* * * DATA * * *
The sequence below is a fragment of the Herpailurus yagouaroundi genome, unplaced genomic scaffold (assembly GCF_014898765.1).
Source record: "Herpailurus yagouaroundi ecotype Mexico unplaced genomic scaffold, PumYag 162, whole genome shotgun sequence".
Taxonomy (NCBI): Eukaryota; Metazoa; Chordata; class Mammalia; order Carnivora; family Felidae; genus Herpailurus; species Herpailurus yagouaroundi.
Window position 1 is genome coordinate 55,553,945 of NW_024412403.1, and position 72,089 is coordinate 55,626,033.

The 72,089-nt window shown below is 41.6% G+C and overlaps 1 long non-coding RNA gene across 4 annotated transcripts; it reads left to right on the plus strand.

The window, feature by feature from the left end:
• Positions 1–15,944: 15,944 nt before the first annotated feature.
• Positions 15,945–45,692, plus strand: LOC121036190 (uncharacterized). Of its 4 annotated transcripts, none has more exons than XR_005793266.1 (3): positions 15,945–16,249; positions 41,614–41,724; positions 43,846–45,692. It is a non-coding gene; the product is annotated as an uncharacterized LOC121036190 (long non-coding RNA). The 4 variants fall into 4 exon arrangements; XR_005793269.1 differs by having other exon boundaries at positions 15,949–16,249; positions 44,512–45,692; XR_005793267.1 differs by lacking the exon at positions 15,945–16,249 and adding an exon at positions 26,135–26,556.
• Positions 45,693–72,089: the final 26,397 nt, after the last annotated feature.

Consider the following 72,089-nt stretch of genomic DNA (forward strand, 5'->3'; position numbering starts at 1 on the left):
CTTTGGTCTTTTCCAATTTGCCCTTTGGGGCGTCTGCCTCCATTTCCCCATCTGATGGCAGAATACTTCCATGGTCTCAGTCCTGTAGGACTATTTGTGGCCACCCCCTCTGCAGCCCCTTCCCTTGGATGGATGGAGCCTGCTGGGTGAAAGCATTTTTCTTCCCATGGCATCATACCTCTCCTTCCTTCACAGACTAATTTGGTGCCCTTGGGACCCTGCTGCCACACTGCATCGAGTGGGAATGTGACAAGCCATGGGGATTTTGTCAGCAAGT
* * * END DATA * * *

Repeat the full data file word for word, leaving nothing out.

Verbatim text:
The sequence below is a fragment of the Herpailurus yagouaroundi genome, unplaced genomic scaffold (assembly GCF_014898765.1).
Source record: "Herpailurus yagouaroundi ecotype Mexico unplaced genomic scaffold, PumYag 162, whole genome shotgun sequence".
Taxonomy (NCBI): Eukaryota; Metazoa; Chordata; class Mammalia; order Carnivora; family Felidae; genus Herpailurus; species Herpailurus yagouaroundi.
Window position 1 is genome coordinate 55,553,945 of NW_024412403.1, and position 72,089 is coordinate 55,626,033.

The 72,089-nt window shown below is 41.6% G+C and overlaps 1 long non-coding RNA gene across 4 annotated transcripts; it reads left to right on the plus strand.

The window, feature by feature from the left end:
• Positions 1–15,944: 15,944 nt before the first annotated feature.
• Positions 15,945–45,692, plus strand: LOC121036190 (uncharacterized). Of its 4 annotated transcripts, none has more exons than XR_005793266.1 (3): positions 15,945–16,249; positions 41,614–41,724; positions 43,846–45,692. It is a non-coding gene; the product is annotated as an uncharacterized LOC121036190 (long non-coding RNA). The 4 variants fall into 4 exon arrangements; XR_005793269.1 differs by having other exon boundaries at positions 15,949–16,249; positions 44,512–45,692; XR_005793267.1 differs by lacking the exon at positions 15,945–16,249 and adding an exon at positions 26,135–26,556.
• Positions 45,693–72,089: the final 26,397 nt, after the last annotated feature.

Consider the following 72,089-nt stretch of genomic DNA (forward strand, 5'->3'; position numbering starts at 1 on the left):
CTTTGGTCTTTTCCAATTTGCCCTTTGGGGCGTCTGCCTCCATTTCCCCATCTGATGGCAGAATACTTCCATGGTCTCAGTCCTGTAGGACTATTTGTGGCCACCCCCTCTGCAGCCCCTTCCCTTGGATGGATGGAGCCTGCTGGGTGAAAGCATTTTTCTTCCCATGGCATCATACCTCTCCTTCCTTCACAGACTAATTTGGTGCCCTTGGGACCCTGCTGCCACACTGCATCGAGTGGGAATGTGACAAGCCATGGGGATTTTGTCAGCAAGT